This is another one of those books that leaves me lost for words. The whole story and the feelings it arouses are so complex that it’s impossible to say it’s a great book or horrible or disturbing. It’s really all of those combined. It is a good book. It’s extremely well written. It must be or it wouldn’t be so incredibly provoking.
The books itself is a dramatization of the brutal murders of 4 members of a quiet and respectable Kansas family which took place in 1959. Capote starts out by describing the family members and their last day on earth, which creates an eerie atmosphere. He forces you to like the family, because it’s just impossible not to like them, even though you know what is to come and you’re desperately trying to distance yourself from them in order to soften the blow when it does happen. He then goes on to tell the tale of the town after the murders, the tale of the FBI and other law officers who are looking for the killers and the tale of the murderers themselves. The result is an odd mixture of understanding for the town and it’s inhabitants, wanting the FBI to find the killers despite the difficulties they face and an odd sort of sympathy with at least one of the two men who cold bloodedly killed the family.
The murders cause an understandable mistrust amongst the town’s inhabitants because they all assume there must be a reason for the murders other than simply robbery. Mr. Clutter was well known as a man in the town and everyone knew he didn’t carry cash, so robbery couldn’t have been a motive. Therefore it must have been something else and it must, or at least might, be someone who knew him well and committed the crimes for a personal reason. However, while they are busy mistrusting each other, they also show an incredible amount of compassion for the FBI agents, the journalists and even the unknown murderers. The people who live there are so nice to the bone that they are incapable of feeling hate even though evil has invaded them in such a horrendous manner. Even once the killers are captured, they show an incredible amount of compassion, understanding and kindness for them. Most of the town are even against dealing out the death penalty on the grounds that such a penalty would leave the killers too little time to reflect, repent and come to God before their deaths. That amount of compassion and understanding is incredible, especially as seen from this day and age where there is precious little of it, at least on that level, less.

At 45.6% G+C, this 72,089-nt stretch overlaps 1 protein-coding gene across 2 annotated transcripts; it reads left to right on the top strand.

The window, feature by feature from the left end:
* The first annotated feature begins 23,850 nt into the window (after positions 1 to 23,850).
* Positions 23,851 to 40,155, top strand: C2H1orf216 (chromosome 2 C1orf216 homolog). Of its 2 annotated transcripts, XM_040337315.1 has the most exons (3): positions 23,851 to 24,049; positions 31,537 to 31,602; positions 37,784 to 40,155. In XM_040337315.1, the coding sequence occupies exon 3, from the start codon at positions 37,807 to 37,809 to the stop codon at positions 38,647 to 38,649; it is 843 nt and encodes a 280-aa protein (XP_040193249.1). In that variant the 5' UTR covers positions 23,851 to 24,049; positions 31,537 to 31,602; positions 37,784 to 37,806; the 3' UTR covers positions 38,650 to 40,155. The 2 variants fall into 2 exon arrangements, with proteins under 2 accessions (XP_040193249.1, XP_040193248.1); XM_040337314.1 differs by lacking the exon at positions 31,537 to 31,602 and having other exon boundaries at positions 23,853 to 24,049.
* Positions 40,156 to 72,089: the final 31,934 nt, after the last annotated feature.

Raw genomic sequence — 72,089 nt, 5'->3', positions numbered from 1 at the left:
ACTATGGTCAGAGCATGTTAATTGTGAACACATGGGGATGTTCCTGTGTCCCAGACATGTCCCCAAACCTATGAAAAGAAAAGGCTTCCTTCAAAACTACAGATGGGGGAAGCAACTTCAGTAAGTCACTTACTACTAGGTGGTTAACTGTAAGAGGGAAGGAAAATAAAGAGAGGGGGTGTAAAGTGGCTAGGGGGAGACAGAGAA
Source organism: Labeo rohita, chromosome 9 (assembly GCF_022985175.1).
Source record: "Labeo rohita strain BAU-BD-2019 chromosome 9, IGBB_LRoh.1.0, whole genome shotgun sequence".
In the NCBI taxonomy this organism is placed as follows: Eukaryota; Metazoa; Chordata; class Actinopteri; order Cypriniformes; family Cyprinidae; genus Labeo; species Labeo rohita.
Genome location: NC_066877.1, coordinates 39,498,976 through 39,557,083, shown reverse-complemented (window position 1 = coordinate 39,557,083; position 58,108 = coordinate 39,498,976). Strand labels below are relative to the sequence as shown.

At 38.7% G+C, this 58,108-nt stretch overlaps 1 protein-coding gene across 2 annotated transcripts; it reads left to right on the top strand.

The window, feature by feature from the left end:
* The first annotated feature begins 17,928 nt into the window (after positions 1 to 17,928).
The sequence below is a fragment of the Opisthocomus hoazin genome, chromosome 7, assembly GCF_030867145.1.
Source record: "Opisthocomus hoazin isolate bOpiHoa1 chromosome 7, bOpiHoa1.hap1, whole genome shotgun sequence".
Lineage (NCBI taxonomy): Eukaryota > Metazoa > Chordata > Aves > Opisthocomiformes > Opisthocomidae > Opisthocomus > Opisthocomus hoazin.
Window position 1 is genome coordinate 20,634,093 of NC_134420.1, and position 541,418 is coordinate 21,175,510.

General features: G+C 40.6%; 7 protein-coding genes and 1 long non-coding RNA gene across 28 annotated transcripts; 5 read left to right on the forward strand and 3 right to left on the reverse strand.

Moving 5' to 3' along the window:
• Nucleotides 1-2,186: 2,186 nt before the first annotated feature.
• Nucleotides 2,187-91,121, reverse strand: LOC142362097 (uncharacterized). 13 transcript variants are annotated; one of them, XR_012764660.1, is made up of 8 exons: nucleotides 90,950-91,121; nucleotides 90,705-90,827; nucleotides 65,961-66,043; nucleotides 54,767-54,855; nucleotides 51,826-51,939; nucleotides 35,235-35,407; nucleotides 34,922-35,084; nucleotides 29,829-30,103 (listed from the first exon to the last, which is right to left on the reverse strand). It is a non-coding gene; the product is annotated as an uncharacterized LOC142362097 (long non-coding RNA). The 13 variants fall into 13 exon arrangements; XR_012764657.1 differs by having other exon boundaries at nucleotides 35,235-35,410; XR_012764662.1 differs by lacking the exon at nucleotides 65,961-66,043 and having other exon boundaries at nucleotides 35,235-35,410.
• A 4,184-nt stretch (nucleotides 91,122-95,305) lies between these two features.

Interspersed with the town’s tale is the story of the two killers, both before and after the crime. He creates an odd view of them by showing them going about their lives. They seem to be more or less regular guys who aren’t really notable in anyway, except on the odd occasion and even then only if you’re looking for it. He tells about their childhoods and teenage years and how their characters developed into men who are capable of murder. As the story continues, the reader is more or less forced to continually reconsider their opinion of the men. In the end, however, it doesn’t really matter how sorry you felt for them or not, both were mentally disturbed in one manner or another and even if you are against the death penalty, there wasn’t much choice according to Kansas law at the time. They either got life with the possibility of parole or the death penalty. Since neither of the two should ever have been let loose in public again, the death penalty was really the only sensible option in regards to the public good.
Frankly, I was glad to finish the book. The death of the family made me infinitely sad and the conflict the book caused between my sense of the death penalty being basically wrong, but the knowledge that these men were truly dangerous and had to be kept for re-entering society was depressing. I was glad to no longer have to deal with the killers and their psyches and to not have to think about the Clutter family and the unfairness of it all. Still, it was a good book and worth the read.